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Thinking of popping the question on February 29th? Grace Flynn, events manager at Suffolk wedding venue Ufford Park Woodbridge shares her top tips on leap year proposals and more.
She says, "There's a traditional mindset that proposing is mainly the responsibility of the man but, according to research by dating app TrueView, the truth of the matter is a whopping 69 per cent of men rather like the idea of their girlfriend getting down on one knee. So, when is a good time to do it? That's tricky, after all in the spirit of female empowerment I'd say anytime is a good time to take control, but if you've got your heart set on tradition, February 29th is historically the day for women to take the plunge.
"There are various theories about where this concept originated from. Some suggest that it dates back to Scotland, in 1288, when Queen Margaret supposedly enacted a law allowing women to propose on leap year day as long as they were wearing a red petticoat to signal their intention. Any bachelors who turned down hopeful women on this day had to offer up a consolation prize, like a kiss, a silk dress or gloves.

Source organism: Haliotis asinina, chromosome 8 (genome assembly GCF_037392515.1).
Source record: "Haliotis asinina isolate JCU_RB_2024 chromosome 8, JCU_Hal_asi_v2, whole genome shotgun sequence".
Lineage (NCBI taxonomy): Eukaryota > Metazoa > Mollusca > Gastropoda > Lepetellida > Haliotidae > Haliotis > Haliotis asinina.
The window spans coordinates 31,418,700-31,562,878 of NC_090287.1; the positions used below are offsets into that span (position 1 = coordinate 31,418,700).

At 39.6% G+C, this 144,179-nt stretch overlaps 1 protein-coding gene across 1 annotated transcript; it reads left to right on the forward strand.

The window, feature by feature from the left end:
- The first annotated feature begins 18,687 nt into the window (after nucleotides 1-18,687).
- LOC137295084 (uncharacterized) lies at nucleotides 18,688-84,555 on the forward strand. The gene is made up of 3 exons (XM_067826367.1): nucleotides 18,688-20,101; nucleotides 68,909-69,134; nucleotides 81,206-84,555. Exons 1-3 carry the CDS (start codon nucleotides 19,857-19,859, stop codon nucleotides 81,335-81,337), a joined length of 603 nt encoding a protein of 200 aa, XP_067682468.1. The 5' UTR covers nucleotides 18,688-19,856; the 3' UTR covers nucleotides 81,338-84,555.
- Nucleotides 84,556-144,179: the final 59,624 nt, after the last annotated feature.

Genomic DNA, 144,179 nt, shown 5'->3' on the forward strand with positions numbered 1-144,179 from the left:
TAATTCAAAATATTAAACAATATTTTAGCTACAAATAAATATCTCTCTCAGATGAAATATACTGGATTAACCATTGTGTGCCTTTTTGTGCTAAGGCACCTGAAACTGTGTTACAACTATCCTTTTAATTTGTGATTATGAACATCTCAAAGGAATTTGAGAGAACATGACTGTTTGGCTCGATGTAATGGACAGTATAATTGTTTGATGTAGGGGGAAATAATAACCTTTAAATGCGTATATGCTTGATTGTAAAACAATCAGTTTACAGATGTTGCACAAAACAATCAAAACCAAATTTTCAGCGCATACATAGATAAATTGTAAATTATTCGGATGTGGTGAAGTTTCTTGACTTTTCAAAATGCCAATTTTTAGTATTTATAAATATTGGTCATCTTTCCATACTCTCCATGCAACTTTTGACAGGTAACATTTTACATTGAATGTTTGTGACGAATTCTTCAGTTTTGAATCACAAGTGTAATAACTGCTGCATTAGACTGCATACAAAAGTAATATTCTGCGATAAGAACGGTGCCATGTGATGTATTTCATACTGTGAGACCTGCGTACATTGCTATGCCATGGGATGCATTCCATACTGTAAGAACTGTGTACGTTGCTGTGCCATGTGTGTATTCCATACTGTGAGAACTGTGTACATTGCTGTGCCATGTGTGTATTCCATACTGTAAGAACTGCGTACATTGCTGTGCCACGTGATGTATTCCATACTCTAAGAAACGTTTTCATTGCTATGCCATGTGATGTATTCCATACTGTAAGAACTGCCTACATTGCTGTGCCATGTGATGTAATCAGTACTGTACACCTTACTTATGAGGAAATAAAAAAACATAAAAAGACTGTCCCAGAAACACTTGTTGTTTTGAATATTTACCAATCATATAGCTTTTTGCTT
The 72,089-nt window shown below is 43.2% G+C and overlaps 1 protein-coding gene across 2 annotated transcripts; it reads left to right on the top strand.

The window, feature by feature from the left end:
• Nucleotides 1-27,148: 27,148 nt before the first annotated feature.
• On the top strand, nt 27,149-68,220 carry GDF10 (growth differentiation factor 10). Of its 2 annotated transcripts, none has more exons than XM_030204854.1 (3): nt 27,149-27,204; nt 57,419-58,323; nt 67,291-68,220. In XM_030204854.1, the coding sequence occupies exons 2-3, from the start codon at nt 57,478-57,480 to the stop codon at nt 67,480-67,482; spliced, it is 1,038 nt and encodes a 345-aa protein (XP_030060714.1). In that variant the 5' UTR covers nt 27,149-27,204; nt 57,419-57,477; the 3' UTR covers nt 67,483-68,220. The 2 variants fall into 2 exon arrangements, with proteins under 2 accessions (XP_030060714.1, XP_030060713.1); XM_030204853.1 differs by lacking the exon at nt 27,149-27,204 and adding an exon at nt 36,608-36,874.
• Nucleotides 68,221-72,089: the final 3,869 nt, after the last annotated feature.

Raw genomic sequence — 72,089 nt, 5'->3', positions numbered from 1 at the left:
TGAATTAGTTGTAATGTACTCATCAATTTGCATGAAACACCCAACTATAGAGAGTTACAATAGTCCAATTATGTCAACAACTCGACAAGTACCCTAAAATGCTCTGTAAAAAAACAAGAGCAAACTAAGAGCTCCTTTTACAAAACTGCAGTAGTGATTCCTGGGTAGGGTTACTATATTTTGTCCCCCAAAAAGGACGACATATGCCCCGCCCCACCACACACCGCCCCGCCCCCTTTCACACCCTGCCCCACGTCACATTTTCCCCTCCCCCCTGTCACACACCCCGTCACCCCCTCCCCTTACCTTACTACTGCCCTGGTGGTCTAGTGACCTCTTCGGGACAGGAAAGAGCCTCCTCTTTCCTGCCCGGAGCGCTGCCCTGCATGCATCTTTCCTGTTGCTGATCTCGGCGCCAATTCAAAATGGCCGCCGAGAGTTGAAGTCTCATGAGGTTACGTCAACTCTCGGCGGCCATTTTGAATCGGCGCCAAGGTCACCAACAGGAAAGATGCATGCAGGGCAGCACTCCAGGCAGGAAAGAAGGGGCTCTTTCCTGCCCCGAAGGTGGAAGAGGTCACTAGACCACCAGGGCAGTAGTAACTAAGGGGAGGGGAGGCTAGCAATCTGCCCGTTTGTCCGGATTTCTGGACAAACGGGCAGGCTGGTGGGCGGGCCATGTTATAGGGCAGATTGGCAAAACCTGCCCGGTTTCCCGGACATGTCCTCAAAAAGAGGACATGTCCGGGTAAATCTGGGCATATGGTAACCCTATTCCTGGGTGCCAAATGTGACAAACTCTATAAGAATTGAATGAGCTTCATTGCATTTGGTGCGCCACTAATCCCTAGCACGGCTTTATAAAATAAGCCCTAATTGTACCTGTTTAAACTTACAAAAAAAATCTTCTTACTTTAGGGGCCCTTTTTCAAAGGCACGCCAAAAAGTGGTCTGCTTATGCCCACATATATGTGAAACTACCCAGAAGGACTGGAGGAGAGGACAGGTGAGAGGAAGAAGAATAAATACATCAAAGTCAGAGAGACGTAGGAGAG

"If you're considering popping the question, you certainly won't be the first to do so. In fact, you'll be following in the footsteps of many celebrities, pop stars, singers and famous people. Queen Victoria asked Prince Albert to marry her in 1839 and actress Zsa Zsa Gabor proposed to all nine of her husbands, although they weren't leap-year proposals. The truth is, if you're the kind of person who's happy to take over the reins, you're unlikely to be the type to be bound by convention, so really the whole year's your oyster. What is important however, is making sure the time is right to take the next step."